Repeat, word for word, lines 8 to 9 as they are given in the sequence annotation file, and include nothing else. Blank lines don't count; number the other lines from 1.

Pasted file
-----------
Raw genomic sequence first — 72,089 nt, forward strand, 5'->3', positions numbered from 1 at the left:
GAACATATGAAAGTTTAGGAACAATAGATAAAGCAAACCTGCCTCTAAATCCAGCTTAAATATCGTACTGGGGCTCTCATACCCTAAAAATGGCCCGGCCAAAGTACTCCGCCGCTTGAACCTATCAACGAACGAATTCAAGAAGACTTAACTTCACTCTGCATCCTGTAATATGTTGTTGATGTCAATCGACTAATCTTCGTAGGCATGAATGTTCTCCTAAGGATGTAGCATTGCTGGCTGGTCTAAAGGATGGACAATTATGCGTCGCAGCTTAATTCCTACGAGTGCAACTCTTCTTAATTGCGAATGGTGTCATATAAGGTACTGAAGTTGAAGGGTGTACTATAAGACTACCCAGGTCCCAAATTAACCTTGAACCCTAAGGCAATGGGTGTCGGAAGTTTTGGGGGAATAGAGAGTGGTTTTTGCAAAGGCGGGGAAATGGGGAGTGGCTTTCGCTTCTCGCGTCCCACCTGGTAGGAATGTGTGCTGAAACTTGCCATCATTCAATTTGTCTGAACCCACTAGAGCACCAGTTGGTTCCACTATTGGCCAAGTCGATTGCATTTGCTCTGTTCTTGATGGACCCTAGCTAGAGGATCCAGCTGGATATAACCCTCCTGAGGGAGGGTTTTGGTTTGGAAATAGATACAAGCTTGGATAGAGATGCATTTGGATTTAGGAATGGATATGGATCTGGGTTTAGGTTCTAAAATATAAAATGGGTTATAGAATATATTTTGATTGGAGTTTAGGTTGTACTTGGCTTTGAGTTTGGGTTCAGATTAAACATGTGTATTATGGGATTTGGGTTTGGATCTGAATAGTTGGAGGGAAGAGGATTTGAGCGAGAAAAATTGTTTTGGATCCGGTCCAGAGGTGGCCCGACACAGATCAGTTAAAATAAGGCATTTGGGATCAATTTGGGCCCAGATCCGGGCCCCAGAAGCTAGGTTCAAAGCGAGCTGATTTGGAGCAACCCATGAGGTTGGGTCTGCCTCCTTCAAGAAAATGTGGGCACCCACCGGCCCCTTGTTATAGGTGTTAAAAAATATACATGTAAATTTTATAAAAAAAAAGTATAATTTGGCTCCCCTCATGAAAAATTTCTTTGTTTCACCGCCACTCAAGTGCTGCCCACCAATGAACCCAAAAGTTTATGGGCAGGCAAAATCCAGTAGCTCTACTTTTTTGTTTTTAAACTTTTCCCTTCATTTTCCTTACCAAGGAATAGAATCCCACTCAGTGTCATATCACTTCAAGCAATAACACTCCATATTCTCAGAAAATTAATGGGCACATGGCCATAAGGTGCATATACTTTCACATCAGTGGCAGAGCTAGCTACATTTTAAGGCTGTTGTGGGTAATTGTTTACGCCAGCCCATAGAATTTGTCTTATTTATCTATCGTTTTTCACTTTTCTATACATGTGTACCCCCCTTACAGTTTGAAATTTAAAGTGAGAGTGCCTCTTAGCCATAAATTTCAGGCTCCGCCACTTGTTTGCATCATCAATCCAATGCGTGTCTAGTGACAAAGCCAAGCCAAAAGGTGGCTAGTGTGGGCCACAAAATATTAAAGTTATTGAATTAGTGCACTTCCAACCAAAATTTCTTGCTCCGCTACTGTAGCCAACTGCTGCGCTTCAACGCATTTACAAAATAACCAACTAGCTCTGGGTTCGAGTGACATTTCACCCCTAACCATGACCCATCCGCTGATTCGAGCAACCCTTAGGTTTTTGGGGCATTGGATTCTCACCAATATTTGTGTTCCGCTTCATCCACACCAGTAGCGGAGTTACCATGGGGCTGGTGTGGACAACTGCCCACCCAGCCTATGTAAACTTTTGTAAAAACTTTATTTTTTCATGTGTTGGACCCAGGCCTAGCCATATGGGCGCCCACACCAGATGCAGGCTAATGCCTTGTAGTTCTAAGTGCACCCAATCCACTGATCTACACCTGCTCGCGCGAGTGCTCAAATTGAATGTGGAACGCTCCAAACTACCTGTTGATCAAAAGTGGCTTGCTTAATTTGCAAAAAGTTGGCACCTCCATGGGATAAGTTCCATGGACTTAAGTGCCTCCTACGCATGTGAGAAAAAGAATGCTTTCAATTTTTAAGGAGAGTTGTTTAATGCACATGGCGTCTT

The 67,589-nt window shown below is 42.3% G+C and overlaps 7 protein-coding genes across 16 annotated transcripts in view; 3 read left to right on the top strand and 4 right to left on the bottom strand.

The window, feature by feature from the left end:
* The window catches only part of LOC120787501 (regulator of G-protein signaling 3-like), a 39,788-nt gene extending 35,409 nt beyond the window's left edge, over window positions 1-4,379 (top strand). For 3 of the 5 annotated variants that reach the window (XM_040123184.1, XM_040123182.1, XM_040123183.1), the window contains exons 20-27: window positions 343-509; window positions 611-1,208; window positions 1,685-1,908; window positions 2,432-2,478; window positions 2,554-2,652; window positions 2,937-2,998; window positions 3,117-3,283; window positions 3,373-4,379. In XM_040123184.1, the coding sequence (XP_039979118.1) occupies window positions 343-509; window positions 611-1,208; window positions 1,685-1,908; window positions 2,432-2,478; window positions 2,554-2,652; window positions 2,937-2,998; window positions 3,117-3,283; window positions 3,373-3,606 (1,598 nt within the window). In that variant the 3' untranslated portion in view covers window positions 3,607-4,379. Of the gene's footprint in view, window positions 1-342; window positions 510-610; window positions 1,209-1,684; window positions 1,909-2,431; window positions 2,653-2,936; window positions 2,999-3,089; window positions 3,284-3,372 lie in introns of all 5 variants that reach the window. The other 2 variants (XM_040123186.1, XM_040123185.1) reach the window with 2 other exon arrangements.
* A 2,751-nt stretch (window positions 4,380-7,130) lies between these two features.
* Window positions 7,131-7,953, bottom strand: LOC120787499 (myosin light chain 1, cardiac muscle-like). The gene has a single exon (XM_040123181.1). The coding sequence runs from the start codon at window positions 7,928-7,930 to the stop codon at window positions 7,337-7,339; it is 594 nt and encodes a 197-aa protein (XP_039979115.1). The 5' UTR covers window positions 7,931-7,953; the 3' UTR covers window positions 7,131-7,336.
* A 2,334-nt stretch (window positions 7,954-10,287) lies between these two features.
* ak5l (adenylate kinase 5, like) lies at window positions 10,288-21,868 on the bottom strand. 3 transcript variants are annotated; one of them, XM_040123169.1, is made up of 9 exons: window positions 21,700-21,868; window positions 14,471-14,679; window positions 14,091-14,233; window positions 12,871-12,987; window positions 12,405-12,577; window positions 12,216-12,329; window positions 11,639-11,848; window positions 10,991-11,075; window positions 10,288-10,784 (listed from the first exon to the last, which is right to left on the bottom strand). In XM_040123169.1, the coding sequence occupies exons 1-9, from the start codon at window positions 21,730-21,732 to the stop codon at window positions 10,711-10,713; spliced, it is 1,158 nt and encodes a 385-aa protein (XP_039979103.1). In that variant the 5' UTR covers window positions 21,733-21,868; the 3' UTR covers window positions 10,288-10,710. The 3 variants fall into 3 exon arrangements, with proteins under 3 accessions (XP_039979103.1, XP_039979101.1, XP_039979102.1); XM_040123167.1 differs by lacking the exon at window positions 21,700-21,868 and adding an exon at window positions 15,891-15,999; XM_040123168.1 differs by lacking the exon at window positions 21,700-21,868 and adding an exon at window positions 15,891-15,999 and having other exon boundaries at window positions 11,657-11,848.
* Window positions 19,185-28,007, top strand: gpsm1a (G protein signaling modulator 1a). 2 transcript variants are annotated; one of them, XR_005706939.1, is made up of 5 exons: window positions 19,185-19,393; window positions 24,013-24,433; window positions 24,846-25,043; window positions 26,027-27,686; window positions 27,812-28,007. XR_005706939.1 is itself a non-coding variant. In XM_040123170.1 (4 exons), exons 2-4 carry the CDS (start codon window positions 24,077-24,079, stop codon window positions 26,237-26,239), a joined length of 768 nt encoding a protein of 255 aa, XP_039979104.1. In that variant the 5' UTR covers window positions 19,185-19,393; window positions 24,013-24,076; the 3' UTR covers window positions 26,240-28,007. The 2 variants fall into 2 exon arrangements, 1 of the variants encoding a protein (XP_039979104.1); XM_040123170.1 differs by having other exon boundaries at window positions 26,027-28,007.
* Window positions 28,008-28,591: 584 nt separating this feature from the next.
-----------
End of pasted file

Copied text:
* A 2,334-nt stretch (window positions 7,954-10,287) lies between these two features.
* ak5l (adenylate kinase 5, like) lies at window positions 10,288-21,868 on the bottom strand. 3 transcript variants are annotated; one of them, XM_040123169.1, is made up of 9 exons: window positions 21,700-21,868; window positions 14,471-14,679; window positions 14,091-14,233; window positions 12,871-12,987; window positions 12,405-12,577; window positions 12,216-12,329; window positions 11,639-11,848; window positions 10,991-11,075; window positions 10,288-10,784 (listed from the first exon to the last, which is right to left on the bottom strand). In XM_040123169.1, the coding sequence occupies exons 1-9, from the start codon at window positions 21,730-21,732 to the stop codon at window positions 10,711-10,713; spliced, it is 1,158 nt and encodes a 385-aa protein (XP_039979103.1). In that variant the 5' UTR covers window positions 21,733-21,868; the 3' UTR covers window positions 10,288-10,710. The 3 variants fall into 3 exon arrangements, with proteins under 3 accessions (XP_039979103.1, XP_039979101.1, XP_039979102.1); XM_040123167.1 differs by lacking the exon at window positions 21,700-21,868 and adding an exon at window positions 15,891-15,999; XM_040123168.1 differs by lacking the exon at window positions 21,700-21,868 and adding an exon at window positions 15,891-15,999 and having other exon boundaries at window positions 11,657-11,848.